Menu Close

Peter Adelman

Peter Adelman’s essay submitted for the Helyn B. Reich Memorial Scholarship

Peter Adelman
Peter Adelman

A defining experience for me in developing a connecting with Zionism occurred in January of 2009. I was walking in downtown Chicago with a few friends when we walked through a rally protesting against Israel’s war with Hamas in Gaza. Protestors carried signs with swastikas and defaced Stars of David. Religious slurs were shouted at no one in particular. I was shocked. I have always been proud of my Jewish heritage, but was not as well informed regarding issues in the Middle East as I should have been. That night my friends asked me to explain the events we witnessed that afternoon and to clarify the historical context of the Israel‐Palestine conflict. I was unable to clearly articulate my thoughts. These frustrations made me realize that I needed to be well‐educated on a breadth of issues and be able to present ideas in a clear and concise manner. If an educated young Jewish person isn’t able to advocate for Jewish issues, than who is going to. To be a Zionist, a person must be able to lead, defend, and understand the issues facing Israel.

Living in Tel Aviv would provide me a chance to further my understanding regarding Israel and the Middle East and become a more effective advocate. Meeting people with different points of view will give me the chance to understand the issues from a variety of perspectives. Upon returning to the United States I expect to have a better understanding of day‐to‐day events in the Middle East and the complex issues that Israel faces every day. For thousands of years, Jewish people have sacrificed to make the world a better place for future generations. Whether it was preserving traditions during times of persecution, risking their safety to continue traditions, or saving for their grandchildren’s betterment, our ancestors did much so we could enjoy the lives that we have lived. Comparatively, not much is asked of today’s younger American Jewish generation.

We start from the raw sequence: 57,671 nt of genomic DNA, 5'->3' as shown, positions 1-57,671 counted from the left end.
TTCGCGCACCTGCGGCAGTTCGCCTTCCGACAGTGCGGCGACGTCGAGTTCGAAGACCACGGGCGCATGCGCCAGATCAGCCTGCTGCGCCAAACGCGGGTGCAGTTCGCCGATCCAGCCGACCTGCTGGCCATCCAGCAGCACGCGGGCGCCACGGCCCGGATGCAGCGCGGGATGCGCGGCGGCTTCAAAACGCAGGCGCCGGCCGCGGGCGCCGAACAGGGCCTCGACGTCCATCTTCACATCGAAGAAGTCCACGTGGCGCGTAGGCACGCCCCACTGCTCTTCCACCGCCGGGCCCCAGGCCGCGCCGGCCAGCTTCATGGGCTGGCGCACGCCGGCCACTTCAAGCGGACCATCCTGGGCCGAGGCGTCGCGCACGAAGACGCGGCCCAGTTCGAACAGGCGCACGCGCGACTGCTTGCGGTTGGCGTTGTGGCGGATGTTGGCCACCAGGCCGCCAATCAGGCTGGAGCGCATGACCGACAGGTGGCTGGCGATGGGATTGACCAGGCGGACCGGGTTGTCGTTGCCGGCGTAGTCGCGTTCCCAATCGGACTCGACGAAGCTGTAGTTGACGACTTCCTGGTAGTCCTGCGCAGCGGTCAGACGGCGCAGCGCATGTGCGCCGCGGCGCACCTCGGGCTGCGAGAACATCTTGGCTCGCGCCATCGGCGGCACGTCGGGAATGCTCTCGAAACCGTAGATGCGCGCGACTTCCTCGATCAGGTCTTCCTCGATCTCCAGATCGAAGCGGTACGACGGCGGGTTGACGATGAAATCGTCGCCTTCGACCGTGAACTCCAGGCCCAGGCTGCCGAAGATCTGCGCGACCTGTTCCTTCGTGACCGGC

The public understanding and opinions of the issues facing Israel are formulated by journalists who may be reporting with preconceived perceptions, an agenda, or a lack of resources and time. Particularly with recent anti‐Israeli sentiment rising from college campuses, the United Nations, and countries throughout the world, I believe as a Jew, it is my responsibility to present well‐informed, rational arguments in support of Israel. As Jews, we should be proud of our historical and current role.

As champions for the rights of minorities and the under‐represented. Jews have been instrumental in the movements for civil rights, gender equality, and most recently gay rights, but when anti‐Semitism and anti‐Israeli sentiments arise, all too often the global community is silent. After experiencing the rally, I became more involved in advocacy groups in order to develop a more comprehensive understanding of issues and to become a more effective spokesman for causes that I believe to be important. In particular I became involved in the Anti‐Defamation League. As the nation’s premier civil and human rights agency, the ADL advocates for tolerance and respect, along with building bridges of communication, understanding, and respect among diverse groups. Not only did I become better
informed, I also have encouraged friends and colleagues to become involved as well. I have also become involved with other Jewish organizations including AIPAC, JUF, and FIDF. I am also on the Associate Board of the Harold E. Eisenberg Foundation which raises money for cancer research as well
as provides opportunities for young people interested in real estate. Directly and indirectly, these organizations have taught me the important connection between Zionism and the Jewish Diaspora: the cultural, religious, social, and political bonds between Israel and the Diaspora hold the strength and future of the Jewish people.